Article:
Sometimes, huge "coincidences" float above our heads until, one day, they fall smack into our laps. The Baal Shem Tov once told his students, "A leaf doesn't blow in the wind unless the Divine Will commands it." I always wondered what that meant. Of course, the basic meaning is that nothing happens "by chance." If I stub my toe or get a promotion – all come from the same source, the Creator of the World. In Hebrew, it is called "Hashgacha Pratis," or Divine Providence, and it is a mind-boggling concept. Essentially, what an ant will eat for dinner, to which nations will be at war, is monitored deeply and intensely by the Almighty – every second of every day.

My workload had "happened" to dry to a weak dribble in the early part of 2009This all sounded sweet and dreamy in theory, but I was unable to apply the concept first hand – to really feel what this meant – until last summer, when my own true story of Divine Providence unfolded like a five-part play, scripted, directed and produced by the Master Planner of them all.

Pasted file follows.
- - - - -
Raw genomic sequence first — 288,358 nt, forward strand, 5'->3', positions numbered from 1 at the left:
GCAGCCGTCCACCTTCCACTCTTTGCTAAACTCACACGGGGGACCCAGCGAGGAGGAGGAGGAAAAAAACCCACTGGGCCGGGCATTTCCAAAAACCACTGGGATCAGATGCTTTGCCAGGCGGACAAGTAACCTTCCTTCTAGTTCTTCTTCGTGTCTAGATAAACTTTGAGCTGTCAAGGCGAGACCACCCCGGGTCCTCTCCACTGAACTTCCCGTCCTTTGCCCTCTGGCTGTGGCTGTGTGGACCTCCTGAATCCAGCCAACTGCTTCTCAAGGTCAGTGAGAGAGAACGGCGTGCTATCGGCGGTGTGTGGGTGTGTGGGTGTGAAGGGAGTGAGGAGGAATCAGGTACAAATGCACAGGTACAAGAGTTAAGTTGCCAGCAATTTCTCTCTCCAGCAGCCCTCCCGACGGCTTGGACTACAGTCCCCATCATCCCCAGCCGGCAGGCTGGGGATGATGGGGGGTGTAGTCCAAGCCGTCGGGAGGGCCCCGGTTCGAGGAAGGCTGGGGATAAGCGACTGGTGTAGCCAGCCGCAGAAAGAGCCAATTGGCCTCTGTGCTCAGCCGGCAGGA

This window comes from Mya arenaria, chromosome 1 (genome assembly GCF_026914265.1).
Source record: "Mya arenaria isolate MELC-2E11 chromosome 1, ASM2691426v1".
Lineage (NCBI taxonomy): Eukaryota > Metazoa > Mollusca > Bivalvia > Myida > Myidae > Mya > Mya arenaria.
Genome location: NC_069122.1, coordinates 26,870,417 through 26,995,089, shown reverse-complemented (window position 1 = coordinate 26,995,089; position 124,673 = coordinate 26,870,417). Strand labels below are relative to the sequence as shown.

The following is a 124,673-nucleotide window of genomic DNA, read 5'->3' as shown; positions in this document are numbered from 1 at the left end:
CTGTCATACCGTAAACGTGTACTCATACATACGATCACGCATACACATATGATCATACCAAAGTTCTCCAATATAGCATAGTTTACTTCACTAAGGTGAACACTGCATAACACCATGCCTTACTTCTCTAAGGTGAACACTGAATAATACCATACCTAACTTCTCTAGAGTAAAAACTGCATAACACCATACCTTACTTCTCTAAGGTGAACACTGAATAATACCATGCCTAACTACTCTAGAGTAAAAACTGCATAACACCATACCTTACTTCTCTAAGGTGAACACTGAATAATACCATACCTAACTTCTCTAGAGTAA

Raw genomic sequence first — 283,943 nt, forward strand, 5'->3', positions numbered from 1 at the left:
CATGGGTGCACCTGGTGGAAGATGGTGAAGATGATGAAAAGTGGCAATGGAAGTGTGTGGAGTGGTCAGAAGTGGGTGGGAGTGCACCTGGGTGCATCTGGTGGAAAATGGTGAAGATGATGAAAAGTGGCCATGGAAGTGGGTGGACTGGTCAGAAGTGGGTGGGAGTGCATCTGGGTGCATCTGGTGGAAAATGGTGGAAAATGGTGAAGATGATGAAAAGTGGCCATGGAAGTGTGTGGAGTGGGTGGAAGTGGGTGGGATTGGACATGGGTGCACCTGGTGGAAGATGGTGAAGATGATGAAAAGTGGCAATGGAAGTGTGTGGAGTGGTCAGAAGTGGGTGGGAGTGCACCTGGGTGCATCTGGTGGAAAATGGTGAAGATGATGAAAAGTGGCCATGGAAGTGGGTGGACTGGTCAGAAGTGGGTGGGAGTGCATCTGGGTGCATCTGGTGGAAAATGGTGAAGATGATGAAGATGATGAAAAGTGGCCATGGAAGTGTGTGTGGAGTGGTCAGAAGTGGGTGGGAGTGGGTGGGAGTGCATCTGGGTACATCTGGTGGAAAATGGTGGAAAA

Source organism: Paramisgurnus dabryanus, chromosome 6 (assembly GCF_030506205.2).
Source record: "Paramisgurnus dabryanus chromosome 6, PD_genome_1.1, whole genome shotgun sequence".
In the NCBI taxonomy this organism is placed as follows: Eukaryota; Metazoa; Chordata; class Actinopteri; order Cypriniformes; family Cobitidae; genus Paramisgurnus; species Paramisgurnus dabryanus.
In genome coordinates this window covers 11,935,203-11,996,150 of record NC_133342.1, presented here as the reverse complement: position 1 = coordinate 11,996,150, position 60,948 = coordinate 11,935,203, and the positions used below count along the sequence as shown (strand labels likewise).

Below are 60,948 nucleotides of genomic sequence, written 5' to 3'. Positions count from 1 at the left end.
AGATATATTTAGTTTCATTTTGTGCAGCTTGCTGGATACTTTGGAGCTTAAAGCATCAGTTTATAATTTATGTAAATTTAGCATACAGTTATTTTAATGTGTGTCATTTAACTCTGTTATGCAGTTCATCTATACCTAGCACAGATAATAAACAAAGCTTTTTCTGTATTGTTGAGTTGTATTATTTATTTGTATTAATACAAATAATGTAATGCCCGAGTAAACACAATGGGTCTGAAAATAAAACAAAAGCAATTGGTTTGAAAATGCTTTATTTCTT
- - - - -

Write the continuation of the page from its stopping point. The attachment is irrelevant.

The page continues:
It all started like this. Right after Passover, I baked challah with a key inside, which, for kabbalistic reasons, is intended to unlock the gates of sustenance. I stayed up with my husband until 1am baking that challah and, exhausted but hopeful, I returned to work the next day only to "happen" to find a message in my inbox that the managing partner of my firm and direct supervisor wanted to meet with me.

That didn't sound too good. The financial market had crashed worldwide, and although I had been a star employee for eight years, my workload had "happened" to dry to a weak dribble in the early part of 2009. I had raised this concern with my supervisor, but he was busy hoarding the work himself, since there wasn't much to parcel out. He had all but ignored my pleas for more assignments. After reading the email, and without giving it much more thought than panicking, I walked into my supervisor's office and asked him directly about this upcoming meeting.

"Your work has been slow," he "happened" to say, "and your salary is too high – the highest in the office – so I think they want to reduce it." To this day, I always wondered who "they" were. Let's call them the Blue Hats.